“While this information may be beneficial for some purposes, it is not helpful or useful for our needs which is to simply demonstrate that our private development does not adversely impact Austin airspace. If a new letter could be issued that limits its scope . . . it would be of great assistance.”

- - Jim Carpenter to the FAA, November 07, 2011

On the second page of that detailed FAA document, there is a very interesting and previously unnoticed deadline - just the kind of information which Mr. Carpenter might not want to have available to the public:

“In order to avoid placing any unfair restrictions on users of the navigable airspace, this determination is valid until November 12, 2011. Should the facility not be operational by this date, an extension of the determination must be obtained by 30 days prior to the expiration date of this letter.”

- - FAA to Jim Carpenter, May 12, 2010

At the 11th hour with a deadline looming, Mr. Carpenter contacted the FAA on November 07, 2011 - just 5 days before the expiration date - to request assistance in extending the reservation of airspace for the CTA.

He was politely told:

“Regarding airspace determination, it looks like you need to formally request an additional extension to the determination. That will have to take place by contacting Glenn Boles.”

- - Mike Nicely to Jim Carpenter, November 07, 2011.

Someone on the CTA ‘team’ contacted Mr. Boles and then relayed the information to Jim Carpenter who summarized it as follows:

“. . . it is my understanding that for the FAA to continue to reserve the airspace (for Central Texas Airport) [the FAA] was going to need a copy of our Airport Business Plan with specific timelines and funding information to be sure this was a real project.”

- - Jim Carpenter to the FAA, November 09, 2011

Anyone who’s followed this project understands that the chances of Mr. Carpenter giving up that proprietary information is about nil. He tries to side-step the required documentation with this gambit:

“We believe that the Bastrop County Commissioners have already established the validity of the Central Texas Airport project and Section 9 of the Agreement establishes the timelines and performance requirements [the FAA] may be looking for. This is a publicly available document”.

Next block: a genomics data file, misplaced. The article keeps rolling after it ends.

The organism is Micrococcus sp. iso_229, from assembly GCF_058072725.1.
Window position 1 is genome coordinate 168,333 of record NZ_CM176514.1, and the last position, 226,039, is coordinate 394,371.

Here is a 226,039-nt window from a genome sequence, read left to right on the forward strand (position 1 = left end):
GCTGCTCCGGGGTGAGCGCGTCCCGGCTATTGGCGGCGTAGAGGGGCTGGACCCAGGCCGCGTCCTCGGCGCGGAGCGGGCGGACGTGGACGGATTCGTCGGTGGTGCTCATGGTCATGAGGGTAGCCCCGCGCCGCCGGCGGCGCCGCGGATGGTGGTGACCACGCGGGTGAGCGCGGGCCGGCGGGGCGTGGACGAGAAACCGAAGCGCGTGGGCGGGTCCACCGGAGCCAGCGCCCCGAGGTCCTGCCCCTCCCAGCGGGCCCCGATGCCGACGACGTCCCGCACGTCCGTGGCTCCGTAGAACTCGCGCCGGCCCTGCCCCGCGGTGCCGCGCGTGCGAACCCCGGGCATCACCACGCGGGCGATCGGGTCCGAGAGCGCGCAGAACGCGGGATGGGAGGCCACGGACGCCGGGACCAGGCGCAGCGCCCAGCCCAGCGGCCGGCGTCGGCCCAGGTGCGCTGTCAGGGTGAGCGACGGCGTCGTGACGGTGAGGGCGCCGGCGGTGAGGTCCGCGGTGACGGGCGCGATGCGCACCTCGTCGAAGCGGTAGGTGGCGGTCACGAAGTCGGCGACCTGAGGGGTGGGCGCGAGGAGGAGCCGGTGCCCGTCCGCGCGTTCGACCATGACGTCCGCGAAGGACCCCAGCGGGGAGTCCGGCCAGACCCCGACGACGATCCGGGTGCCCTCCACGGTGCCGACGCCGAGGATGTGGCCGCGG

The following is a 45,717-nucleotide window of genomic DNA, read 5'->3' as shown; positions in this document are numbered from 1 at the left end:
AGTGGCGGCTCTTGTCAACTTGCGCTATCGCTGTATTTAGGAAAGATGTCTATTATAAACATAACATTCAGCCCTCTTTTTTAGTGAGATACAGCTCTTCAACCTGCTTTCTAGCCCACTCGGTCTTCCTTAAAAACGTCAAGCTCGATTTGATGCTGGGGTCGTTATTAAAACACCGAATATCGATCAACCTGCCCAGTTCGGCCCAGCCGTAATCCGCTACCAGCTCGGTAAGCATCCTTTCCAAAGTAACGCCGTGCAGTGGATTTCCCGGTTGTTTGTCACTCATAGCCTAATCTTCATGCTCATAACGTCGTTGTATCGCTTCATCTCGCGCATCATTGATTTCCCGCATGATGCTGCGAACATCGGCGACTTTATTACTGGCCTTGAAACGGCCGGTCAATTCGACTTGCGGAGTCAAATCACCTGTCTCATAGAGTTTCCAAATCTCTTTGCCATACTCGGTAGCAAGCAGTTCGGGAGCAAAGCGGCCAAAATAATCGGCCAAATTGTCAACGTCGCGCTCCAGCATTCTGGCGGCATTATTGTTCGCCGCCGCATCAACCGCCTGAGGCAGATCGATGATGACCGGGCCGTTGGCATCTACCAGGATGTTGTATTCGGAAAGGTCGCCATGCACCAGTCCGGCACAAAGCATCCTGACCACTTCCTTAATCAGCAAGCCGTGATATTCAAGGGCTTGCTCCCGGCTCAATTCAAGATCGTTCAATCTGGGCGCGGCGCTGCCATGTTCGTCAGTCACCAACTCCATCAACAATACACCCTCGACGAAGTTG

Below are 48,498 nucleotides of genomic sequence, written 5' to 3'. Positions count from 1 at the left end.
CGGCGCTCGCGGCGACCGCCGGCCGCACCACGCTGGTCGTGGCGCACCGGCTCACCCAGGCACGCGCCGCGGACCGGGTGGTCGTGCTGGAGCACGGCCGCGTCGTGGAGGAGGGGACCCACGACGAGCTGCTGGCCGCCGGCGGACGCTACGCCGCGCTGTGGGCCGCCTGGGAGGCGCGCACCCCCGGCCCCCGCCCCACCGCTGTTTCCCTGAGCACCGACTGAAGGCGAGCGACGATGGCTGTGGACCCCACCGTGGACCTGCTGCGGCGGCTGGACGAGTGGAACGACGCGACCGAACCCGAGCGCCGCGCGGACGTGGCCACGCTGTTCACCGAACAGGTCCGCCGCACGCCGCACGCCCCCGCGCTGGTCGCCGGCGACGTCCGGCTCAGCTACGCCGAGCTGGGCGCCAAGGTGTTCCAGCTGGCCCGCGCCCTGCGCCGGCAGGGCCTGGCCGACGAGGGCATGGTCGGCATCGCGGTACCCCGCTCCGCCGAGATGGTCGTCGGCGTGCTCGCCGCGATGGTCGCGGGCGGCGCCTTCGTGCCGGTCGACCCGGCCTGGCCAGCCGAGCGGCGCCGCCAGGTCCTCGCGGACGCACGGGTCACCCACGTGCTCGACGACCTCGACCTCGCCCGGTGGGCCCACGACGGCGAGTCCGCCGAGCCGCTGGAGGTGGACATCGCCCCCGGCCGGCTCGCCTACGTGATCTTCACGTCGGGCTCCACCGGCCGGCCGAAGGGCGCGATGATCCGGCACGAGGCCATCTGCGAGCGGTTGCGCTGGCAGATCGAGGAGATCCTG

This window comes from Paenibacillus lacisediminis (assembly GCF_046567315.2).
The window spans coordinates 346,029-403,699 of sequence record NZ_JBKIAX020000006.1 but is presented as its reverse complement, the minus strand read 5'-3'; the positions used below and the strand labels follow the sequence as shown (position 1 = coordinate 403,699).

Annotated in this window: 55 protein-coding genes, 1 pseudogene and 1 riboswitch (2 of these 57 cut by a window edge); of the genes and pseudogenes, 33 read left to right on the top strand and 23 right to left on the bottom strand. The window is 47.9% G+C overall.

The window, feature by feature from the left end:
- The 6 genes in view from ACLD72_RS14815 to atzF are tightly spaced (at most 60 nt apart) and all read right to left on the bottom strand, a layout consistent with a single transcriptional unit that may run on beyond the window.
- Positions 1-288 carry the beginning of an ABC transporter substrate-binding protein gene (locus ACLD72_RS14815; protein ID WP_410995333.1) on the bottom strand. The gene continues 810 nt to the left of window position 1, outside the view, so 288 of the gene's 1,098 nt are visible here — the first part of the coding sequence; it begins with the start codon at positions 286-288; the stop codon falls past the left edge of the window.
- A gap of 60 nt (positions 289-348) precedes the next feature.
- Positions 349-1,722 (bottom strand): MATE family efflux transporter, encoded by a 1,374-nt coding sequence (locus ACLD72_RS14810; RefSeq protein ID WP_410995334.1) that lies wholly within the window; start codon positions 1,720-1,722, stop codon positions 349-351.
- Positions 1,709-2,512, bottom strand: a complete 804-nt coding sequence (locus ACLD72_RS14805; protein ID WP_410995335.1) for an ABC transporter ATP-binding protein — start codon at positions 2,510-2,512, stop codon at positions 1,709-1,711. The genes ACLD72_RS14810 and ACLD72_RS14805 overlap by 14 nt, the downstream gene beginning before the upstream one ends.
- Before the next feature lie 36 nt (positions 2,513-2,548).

- - Jim Carpenter to the FAA, November 09, 2011

Well, that didn’t fly too well with the FAA. He was politely advised:

“. . . to continue to extend an airspace determination for a proposed airport, the FAA needs some assurance the proponent is continuing to work toward developing the proposed airport. The airspace for the Central Texas Airport is being reserved and as a result, handicaps nearby property owners from establishing a landing area should they so desire. Reserving the airspace also has an impact on other property owners who may want to establish a tall structure. As a result the FAA is very sensitive to extending airspace determinations because those extensions have impacts on other property owner’s rights.”

- - Mike Nicely to Jim Carpenter, November 10, 2011

Later that day, Jim Carpenter submitted a formal request to Glenn Boles for the extension.

There was no further mention of Mr. Carpenter’s request within these recently obtained documents (which were responsive to a FOIA submitted in April 2012). So a call was made to Mr. Boles to get an update on the status of the request. We were told that Mr. Carpenter contacted the FAA last spring (2012) to inquire about the extension. In response the FAA issued a letter specifying the documentation that would be required. To date, the FAA has not had a response from Mr. Carpenter.

Just what documentation did the FAA require for an extension to the reserved airspace? A FOIA has been submitted for that exchange but we may not have a response for some time considering that the last FOIA took about 4 months.

In the meantime we can be thankful that the project is currently grounded with a ‘no fly zone’.